A sower went forth to sow. Some of his seeds fell upon stonyplaces.
Centuries passed; millennia. And the seeds remained.
And the stones crumbled and became good soil, and the seeds brought forth fruit.
“Wait a minute,” said one listener. “You can’t play fast and loose that way with the natural facts. The seeds would die long before the soil could receive them.”
“Why would they die?”
“Because they can’t hold out in stony places, for thousands of years.”
“But, my dear, what kind of seeds do you think we’re talking about?”
—The Parable of the Sower
Parables and Portraits is Stephen Mitchell’s sixth book and the first in which he shares his own poems. In his earlier works such as The Book of Job and the Tao Te Ching, Mitchell revitalizes timeless expressions of Truth through contemporary translations/interpretations. These reflect the dharmic knowledge of a well-practiced yogi. In Parables and Portraits, Mitchell’s deep understanding and originality finally blossom without the filter of anyone else’s work.
Here we are treated to poems about archetypal figures and situations, about myths and historical legends, about famous people and ideas. We are left enchanted, with tears in our eyes, laughing in great amusement, and, at times, profoundly touched. Many of these poems are pure dharma and Mitchell is able to offer them up in a bright and fresh fashion; we find page after page of mini-satoris:
Eve bites into the fruit. Suddenly she realizes that she is naked.
She begins to cry.
The kindly serpent picks up a handkerchief, gives it to her.
“It’s all right,” he says. “the first moment is always the hardest.”
“But I thought knowledge would be so wonderful,” Eve says, sniffling.
“Knowledge?!” laughs the serpent. “This fruit is from the Tree of Life.”
—In the Garden
Many of Mitchell’s tales have a quality of quiet strength about them, as if someone of great presence crept up from behind without a sound and was just suddenly beside you! This quality is similar to those moments in practice when awareness of an insight arises, awareness that this “knowing” has always been there:
The truth is that Sisyphus is in love with the rock. He cherishes every roughness and every ounce of it.
He talks to it, sings to it. It has become the mysterious Other. . . .
He doesn’t realize that at any moment he is permitted to step aside, let the rock hurtle to the bottom, and go home.
—The Myth of Sisyphus
Often Mitchell’s portraits, although engaging the mind in a profound manner, actually speak directly to the heart, to our intuitive knowing. And even if we cannot explain the poem in a lucid fashion, there is an understanding, a knowing within us; some part of us recognizes and responds in a way beyond our rational minds:
Lying back on the unbelievably lush grass, he remembers: all those years (how excruciating they were!) of fasting and one-pointed concentration, until finally he was thin enough: thaumaturgically thin, thread-thin, almost unrecognizable in his camelness: until the moment in front of the unblinking eye, when he put his front hooves together.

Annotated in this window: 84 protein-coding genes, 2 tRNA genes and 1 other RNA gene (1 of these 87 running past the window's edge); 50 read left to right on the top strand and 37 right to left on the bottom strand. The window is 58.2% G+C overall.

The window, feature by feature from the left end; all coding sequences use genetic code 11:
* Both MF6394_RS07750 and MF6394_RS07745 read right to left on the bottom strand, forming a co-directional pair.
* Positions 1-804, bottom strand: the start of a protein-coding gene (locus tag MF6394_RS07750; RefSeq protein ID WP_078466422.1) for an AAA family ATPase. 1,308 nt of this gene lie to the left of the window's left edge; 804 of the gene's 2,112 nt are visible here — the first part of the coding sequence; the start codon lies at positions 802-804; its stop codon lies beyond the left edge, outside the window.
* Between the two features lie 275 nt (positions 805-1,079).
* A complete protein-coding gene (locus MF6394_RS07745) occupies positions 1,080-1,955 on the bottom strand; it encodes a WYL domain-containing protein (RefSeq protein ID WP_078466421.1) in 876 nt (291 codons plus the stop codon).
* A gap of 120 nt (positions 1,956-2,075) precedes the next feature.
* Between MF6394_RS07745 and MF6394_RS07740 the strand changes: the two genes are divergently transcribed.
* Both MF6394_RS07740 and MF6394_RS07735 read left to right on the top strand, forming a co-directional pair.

Took one long last breath.
The exception may prove the rule, but what proves the exception?
“It is not that such things are possible,” the camel thinks, smiling.
“But such things are possible for me.”
—Through the Eye of the Needle
These poems are indeed much like advanced dharma practice: They have a sense of ease about them; they are simple and unencumbered. Yet advanced practice requires intense effort and energy in order to flow effortlessly. The sense of ease is the result of painstakingly crafted understanding. And the simplicity of practice both produces and is produced by complex discernment. Successive readings of Mitchell’s poems show an analogous quality: At times a poem will have a sense of ease and effortless simplicity about it, yet a deeper look might show how much effort went into creating that sense of ease, and how complexly arranged and crafted the wording and structure had to be to produce the simplicity.
One final thread of dharma ties these poems together for me. Mitchell writes through archetypal figures, myths and legends about the human condition, your condition and my condition. To see the nature of existence clearly, as he does, requires an acceptance of all that is true, neither holding on to pleasure nor pushing away pain. The full acceptance of things-as-they-are is another name for love. “The Annunciation” is one of Mitchell’s sweetest statements of this loving acceptance:
He tiptoes into the room almost as if he were an intruder. Then kneels, soundlessly. His white robe arranges itself. His breath slows. His muscles relax. The lily in his hand tilts gradually backward and comes to rest against his right shoulder.
She is sitting near the window, doing nothing, unaware of his presence. How beautiful she is. He gazes at her as a man might gaze at his beloved wife….
Ah: wasn’t there something he was supposed to say? He feels the whisper far back in his mind, like a mild breeze. Yes, yes, he will remember the message, in a little while. In a few more minutes. But not just now.
— The Annunciation